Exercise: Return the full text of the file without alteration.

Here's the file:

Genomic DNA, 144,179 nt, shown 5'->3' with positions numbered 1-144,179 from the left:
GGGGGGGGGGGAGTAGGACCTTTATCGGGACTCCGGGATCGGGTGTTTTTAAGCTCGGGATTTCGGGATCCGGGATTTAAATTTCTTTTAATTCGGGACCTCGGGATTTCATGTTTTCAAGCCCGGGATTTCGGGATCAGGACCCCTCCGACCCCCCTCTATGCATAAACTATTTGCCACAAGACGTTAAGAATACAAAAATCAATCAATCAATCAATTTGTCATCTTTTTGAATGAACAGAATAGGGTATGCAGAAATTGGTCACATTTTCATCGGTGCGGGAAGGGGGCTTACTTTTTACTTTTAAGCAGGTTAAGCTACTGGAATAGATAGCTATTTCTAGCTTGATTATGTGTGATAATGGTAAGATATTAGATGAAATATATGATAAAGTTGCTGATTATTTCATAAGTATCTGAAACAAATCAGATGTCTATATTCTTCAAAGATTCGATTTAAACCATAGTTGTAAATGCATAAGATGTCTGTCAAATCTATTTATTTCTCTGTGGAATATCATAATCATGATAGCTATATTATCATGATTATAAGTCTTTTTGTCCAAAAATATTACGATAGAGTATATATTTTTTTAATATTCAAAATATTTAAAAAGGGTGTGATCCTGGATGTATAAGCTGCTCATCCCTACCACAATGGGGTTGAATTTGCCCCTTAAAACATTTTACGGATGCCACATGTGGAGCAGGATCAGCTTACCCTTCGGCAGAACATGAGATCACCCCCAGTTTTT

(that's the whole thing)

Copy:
Genomic DNA, 144,179 nt, shown 5'->3' with positions numbered 1-144,179 from the left:
GGGGGGGGGGGAGTAGGACCTTTATCGGGACTCCGGGATCGGGTGTTTTTAAGCTCGGGATTTCGGGATCCGGGATTTAAATTTCTTTTAATTCGGGACCTCGGGATTTCATGTTTTCAAGCCCGGGATTTCGGGATCAGGACCCCTCCGACCCCCCTCTATGCATAAACTATTTGCCACAAGACGTTAAGAATACAAAAATCAATCAATCAATCAATTTGTCATCTTTTTGAATGAACAGAATAGGGTATGCAGAAATTGGTCACATTTTCATCGGTGCGGGAAGGGGGCTTACTTTTTACTTTTAAGCAGGTTAAGCTACTGGAATAGATAGCTATTTCTAGCTTGATTATGTGTGATAATGGTAAGATATTAGATGAAATATATGATAAAGTTGCTGATTATTTCATAAGTATCTGAAACAAATCAGATGTCTATATTCTTCAAAGATTCGATTTAAACCATAGTTGTAAATGCATAAGATGTCTGTCAAATCTATTTATTTCTCTGTGGAATATCATAATCATGATAGCTATATTATCATGATTATAAGTCTTTTTGTCCAAAAATATTACGATAGAGTATATATTTTTTTAATATTCAAAATATTTAAAAAGGGTGTGATCCTGGATGTATAAGCTGCTCATCCCTACCACAATGGGGTTGAATTTGCCCCTTAAAACATTTTACGGATGCCACATGTGGAGCAGGATCAGCTTACCCTTCGGCAGAACATGAGATCACCCCCAGTTTTT